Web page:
Meet the women farmers in our supply chain
In celebration of International Women’s Day 2016, we asked our field officers to interview women farmers across our supply chains to find out whether working with Olam had improved opportunities for their daughters. The case studies below are directly from the women with no ‘doctoring’ other than some slight amends to the English. In no way, however, does Olam claim to be changing the lives of these women overnight. Here’s how Moray McLeish, our CR&S manager in Asia puts it:
“Women have always been involved in subsistence agriculture, often doing the hard work of harvesting and carrying crops to the point of sale. But often they are not involved in the sale, so they contribute labour and time but get no money in hand.
“Olam’s arrival in an area can change the picture somewhat for women in 3 main ways by:
- Bringing tools and training to women subsistence farmers which reduces labour/time inputs per unit of output.
- Buying directly from and paying directly to the person who hands the crop over (or maybe helping them open a bank account to bypass cash in hand) – so not giving the money to the husband
- And / or by mechanising production and shifting jobs (especially for women) into processing (e.g. sorting coffee beans, de-hulling cashew nuts) – this isn’t stimulating but is probably preferable to being out in the sun or rain farming.
“In each case you can see how a woman is given the chance to work and get money in hand, which is empowering. She can then choose how to spend some or all of it. A choice she may not have been involved in when all the cash was in male hands. So she may choose to focus on better nutrition, education, or healthcare (for children). Or, equally, she may choose to invest in her home or the farm.”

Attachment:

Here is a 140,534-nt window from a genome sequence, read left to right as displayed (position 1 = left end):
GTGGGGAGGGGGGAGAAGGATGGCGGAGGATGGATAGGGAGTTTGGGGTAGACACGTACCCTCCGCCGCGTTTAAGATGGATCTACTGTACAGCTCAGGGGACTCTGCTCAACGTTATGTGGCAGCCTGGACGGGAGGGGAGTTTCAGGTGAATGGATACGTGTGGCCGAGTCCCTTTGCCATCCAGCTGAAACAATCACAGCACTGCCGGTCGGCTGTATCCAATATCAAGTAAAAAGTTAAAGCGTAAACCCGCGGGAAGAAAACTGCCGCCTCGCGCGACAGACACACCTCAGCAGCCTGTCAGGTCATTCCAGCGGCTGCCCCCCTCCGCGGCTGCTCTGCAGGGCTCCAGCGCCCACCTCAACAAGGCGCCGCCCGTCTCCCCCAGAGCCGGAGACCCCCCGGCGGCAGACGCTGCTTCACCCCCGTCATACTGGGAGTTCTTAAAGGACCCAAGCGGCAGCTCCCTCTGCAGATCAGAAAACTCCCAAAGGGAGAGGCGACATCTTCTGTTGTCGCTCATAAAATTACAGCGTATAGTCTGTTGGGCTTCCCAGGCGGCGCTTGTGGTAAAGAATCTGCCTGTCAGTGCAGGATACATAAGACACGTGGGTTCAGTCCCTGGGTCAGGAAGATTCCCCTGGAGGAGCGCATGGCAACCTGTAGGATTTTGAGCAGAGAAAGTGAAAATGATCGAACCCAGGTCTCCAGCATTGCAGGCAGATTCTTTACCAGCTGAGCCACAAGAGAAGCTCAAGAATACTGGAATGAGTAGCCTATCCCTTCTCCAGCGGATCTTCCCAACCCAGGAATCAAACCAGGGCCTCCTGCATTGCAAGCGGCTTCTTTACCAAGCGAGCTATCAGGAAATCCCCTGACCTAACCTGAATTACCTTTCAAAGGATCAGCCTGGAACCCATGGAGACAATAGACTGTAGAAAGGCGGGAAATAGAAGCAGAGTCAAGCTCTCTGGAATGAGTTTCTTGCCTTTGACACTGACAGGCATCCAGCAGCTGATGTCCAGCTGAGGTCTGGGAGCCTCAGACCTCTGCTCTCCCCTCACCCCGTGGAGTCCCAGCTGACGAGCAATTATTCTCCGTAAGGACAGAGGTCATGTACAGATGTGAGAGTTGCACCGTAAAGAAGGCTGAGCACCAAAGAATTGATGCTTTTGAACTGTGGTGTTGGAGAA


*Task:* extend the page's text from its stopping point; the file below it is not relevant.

Awang, Olam Coffee, Indonesia
“I am grateful to work in Olam’s coffee mill and have been here for four years. Since working here, I can send my sons and daughter to high school level. This makes me very happy. I can also support my family with healthcare, and we’re more or less healthy.
“In our house, boys and girls are equal – there is no difference in their school or in love and care. I believe we have to be fair with them.
“My big hope is that my daughter and sons have a good future, better than me. If company has a scholarship that’s great so I could send my kids to university.”
Chekedy Happiness, Coffee Farmer, Cameroon
“I see myself today being a more enlightened women than 6 years back. I saved hard to buy my farm, but it was in very bad condition when I started and my harvests were low.
My main source of livelihood is coffee which pays for most of my needs. After I received trainings on Good Agricultural Practices my yield have improved and I am now a trainer for Olam’s Arabica coffee project. I have sponsored healthcare and education for my family with the money many times, and my daughter is in lower sixth at school now.
I am pleased that today my daughter has more opportunities open to her than me, since she has had a better education. Even though boys still have more opportunities, I think the future of small holder farming is going to be bright. Young people in my community are opening new farms thanks to Olam which has been an eye opener and made farmers know there is money in coffee.”